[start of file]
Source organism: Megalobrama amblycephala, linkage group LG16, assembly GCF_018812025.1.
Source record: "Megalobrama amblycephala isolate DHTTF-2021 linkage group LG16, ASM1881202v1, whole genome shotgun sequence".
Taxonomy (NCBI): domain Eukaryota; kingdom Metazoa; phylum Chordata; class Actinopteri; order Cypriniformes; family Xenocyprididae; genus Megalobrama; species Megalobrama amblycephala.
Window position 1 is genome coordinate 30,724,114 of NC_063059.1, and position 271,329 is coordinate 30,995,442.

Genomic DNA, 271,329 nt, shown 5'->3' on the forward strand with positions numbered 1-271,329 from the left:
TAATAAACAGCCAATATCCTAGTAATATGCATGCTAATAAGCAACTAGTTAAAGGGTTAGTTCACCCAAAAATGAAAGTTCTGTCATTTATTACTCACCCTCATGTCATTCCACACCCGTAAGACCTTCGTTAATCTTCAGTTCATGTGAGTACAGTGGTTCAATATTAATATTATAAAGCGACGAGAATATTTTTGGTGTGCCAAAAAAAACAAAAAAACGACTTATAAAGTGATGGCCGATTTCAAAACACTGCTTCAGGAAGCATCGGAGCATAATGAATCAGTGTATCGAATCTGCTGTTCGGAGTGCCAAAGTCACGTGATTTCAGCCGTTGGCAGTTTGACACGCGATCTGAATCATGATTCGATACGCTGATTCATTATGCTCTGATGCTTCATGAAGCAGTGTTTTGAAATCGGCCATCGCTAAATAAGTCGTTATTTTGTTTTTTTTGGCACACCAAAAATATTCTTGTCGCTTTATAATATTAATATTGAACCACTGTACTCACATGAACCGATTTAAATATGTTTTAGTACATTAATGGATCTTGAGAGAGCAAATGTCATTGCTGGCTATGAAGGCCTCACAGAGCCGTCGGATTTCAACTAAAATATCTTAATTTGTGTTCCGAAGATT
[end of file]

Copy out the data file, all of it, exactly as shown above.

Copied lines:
Source organism: Megalobrama amblycephala, linkage group LG16, assembly GCF_018812025.1.
Source record: "Megalobrama amblycephala isolate DHTTF-2021 linkage group LG16, ASM1881202v1, whole genome shotgun sequence".
Taxonomy (NCBI): domain Eukaryota; kingdom Metazoa; phylum Chordata; class Actinopteri; order Cypriniformes; family Xenocyprididae; genus Megalobrama; species Megalobrama amblycephala.
Window position 1 is genome coordinate 30,724,114 of NC_063059.1, and position 271,329 is coordinate 30,995,442.

Genomic DNA, 271,329 nt, shown 5'->3' on the forward strand with positions numbered 1-271,329 from the left:
TAATAAACAGCCAATATCCTAGTAATATGCATGCTAATAAGCAACTAGTTAAAGGGTTAGTTCACCCAAAAATGAAAGTTCTGTCATTTATTACTCACCCTCATGTCATTCCACACCCGTAAGACCTTCGTTAATCTTCAGTTCATGTGAGTACAGTGGTTCAATATTAATATTATAAAGCGACGAGAATATTTTTGGTGTGCCAAAAAAAACAAAAAAACGACTTATAAAGTGATGGCCGATTTCAAAACACTGCTTCAGGAAGCATCGGAGCATAATGAATCAGTGTATCGAATCTGCTGTTCGGAGTGCCAAAGTCACGTGATTTCAGCCGTTGGCAGTTTGACACGCGATCTGAATCATGATTCGATACGCTGATTCATTATGCTCTGATGCTTCATGAAGCAGTGTTTTGAAATCGGCCATCGCTAAATAAGTCGTTATTTTGTTTTTTTTGGCACACCAAAAATATTCTTGTCGCTTTATAATATTAATATTGAACCACTGTACTCACATGAACCGATTTAAATATGTTTTAGTACATTAATGGATCTTGAGAGAGCAAATGTCATTGCTGGCTATGAAGGCCTCACAGAGCCGTCGGATTTCAACTAAAATATCTTAATTTGTGTTCCGAAGATT